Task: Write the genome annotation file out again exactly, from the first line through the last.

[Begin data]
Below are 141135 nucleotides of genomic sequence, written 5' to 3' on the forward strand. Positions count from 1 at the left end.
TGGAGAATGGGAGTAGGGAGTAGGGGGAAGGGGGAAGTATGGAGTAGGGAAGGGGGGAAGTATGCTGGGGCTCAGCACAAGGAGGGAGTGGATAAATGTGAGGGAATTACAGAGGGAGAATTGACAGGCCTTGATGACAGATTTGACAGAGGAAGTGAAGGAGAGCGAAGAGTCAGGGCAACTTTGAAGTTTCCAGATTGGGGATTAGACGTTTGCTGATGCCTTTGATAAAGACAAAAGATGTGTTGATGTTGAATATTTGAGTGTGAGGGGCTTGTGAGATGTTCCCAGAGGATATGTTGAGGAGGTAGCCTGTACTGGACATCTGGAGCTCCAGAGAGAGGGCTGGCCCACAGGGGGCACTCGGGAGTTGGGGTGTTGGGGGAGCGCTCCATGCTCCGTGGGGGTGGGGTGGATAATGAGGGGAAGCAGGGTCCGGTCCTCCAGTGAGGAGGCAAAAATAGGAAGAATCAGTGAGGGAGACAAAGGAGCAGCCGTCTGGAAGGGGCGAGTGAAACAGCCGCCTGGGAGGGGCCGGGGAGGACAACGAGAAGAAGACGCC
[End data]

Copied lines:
Below are 141135 nucleotides of genomic sequence, written 5' to 3' on the forward strand. Positions count from 1 at the left end.
TGGAGAATGGGAGTAGGGAGTAGGGGGAAGGGGGAAGTATGGAGTAGGGAAGGGGGGAAGTATGCTGGGGCTCAGCACAAGGAGGGAGTGGATAAATGTGAGGGAATTACAGAGGGAGAATTGACAGGCCTTGATGACAGATTTGACAGAGGAAGTGAAGGAGAGCGAAGAGTCAGGGCAACTTTGAAGTTTCCAGATTGGGGATTAGACGTTTGCTGATGCCTTTGATAAAGACAAAAGATGTGTTGATGTTGAATATTTGAGTGTGAGGGGCTTGTGAGATGTTCCCAGAGGATATGTTGAGGAGGTAGCCTGTACTGGACATCTGGAGCTCCAGAGAGAGGGCTGGCCCACAGGGGGCACTCGGGAGTTGGGGTGTTGGGGGAGCGCTCCATGCTCCGTGGGGGTGGGGTGGATAATGAGGGGAAGCAGGGTCCGGTCCTCCAGTGAGGAGGCAAAAATAGGAAGAATCAGTGAGGGAGACAAAGGAGCAGCCGTCTGGAAGGGGCGAGTGAAACAGCCGCCTGGGAGGGGCCGGGGAGGACAACGAGAAGAAGACGCC